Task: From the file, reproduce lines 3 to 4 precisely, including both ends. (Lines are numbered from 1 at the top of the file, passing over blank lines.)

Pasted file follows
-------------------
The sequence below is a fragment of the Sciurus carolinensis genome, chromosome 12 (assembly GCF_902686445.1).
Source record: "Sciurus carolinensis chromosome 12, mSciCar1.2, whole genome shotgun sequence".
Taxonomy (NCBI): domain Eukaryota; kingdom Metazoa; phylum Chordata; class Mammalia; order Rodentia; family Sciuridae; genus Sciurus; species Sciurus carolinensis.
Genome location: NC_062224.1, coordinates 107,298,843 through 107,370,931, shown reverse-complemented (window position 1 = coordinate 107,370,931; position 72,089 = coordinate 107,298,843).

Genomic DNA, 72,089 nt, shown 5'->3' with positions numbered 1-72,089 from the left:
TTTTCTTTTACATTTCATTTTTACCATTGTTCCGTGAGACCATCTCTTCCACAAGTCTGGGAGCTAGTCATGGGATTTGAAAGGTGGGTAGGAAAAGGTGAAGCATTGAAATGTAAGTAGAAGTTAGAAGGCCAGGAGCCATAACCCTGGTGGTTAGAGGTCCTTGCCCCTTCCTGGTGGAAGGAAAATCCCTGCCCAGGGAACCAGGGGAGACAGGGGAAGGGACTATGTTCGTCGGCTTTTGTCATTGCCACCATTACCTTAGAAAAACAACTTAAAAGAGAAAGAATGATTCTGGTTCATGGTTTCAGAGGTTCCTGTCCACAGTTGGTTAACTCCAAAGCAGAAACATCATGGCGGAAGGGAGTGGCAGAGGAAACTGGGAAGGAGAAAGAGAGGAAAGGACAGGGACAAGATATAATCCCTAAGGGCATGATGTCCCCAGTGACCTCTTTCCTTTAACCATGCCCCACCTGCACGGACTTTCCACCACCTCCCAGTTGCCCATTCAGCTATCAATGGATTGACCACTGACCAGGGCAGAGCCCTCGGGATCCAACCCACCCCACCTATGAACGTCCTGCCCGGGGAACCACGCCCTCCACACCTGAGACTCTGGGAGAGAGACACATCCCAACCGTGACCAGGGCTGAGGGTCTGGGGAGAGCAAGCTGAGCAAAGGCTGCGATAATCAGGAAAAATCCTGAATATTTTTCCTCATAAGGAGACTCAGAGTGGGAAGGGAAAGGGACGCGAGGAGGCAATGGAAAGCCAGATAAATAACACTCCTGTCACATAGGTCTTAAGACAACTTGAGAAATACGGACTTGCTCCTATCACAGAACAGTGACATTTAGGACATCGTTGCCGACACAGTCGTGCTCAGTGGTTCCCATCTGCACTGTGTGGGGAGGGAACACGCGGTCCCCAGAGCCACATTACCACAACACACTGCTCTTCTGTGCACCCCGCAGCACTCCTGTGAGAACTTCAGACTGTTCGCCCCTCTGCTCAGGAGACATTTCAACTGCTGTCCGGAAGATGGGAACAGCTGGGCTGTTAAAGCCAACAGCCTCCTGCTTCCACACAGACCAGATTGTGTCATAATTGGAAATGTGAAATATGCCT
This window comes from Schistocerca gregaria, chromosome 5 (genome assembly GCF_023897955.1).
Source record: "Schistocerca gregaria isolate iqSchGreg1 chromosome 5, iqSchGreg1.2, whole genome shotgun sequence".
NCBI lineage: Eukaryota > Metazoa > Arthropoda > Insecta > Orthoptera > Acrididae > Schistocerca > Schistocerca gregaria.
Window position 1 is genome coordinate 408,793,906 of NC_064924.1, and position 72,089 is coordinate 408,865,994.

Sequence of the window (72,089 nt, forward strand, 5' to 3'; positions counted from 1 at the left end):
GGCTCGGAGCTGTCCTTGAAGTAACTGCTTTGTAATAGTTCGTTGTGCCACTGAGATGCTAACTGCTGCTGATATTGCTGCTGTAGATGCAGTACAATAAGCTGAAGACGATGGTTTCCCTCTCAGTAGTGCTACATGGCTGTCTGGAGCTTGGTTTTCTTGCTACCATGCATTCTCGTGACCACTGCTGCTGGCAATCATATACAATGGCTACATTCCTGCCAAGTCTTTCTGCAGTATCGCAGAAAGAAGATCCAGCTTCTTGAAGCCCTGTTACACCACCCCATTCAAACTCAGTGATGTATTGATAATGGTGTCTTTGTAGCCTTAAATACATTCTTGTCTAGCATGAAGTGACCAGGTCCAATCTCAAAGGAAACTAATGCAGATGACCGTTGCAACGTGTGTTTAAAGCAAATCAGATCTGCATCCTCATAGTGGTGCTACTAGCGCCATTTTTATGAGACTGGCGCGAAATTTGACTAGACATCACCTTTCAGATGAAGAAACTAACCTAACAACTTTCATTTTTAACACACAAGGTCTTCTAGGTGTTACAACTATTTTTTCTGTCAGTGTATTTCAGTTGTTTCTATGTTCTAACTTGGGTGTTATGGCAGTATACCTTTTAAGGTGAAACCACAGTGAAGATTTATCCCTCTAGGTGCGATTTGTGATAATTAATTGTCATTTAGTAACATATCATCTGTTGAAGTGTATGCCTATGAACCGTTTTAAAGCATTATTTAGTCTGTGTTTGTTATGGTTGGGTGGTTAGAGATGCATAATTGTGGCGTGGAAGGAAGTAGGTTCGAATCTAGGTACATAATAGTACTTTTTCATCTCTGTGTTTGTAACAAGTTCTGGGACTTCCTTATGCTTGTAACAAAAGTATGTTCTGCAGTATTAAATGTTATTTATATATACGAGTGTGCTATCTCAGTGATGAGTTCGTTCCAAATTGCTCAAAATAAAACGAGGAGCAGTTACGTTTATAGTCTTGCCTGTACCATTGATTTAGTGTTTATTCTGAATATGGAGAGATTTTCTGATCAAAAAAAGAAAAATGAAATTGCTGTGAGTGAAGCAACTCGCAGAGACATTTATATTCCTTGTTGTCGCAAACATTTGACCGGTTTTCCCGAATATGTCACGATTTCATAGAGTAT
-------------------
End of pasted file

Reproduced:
Taxonomy (NCBI): domain Eukaryota; kingdom Metazoa; phylum Chordata; class Mammalia; order Rodentia; family Sciuridae; genus Sciurus; species Sciurus carolinensis.
Genome location: NC_062224.1, coordinates 107,298,843 through 107,370,931, shown reverse-complemented (window position 1 = coordinate 107,370,931; position 72,089 = coordinate 107,298,843).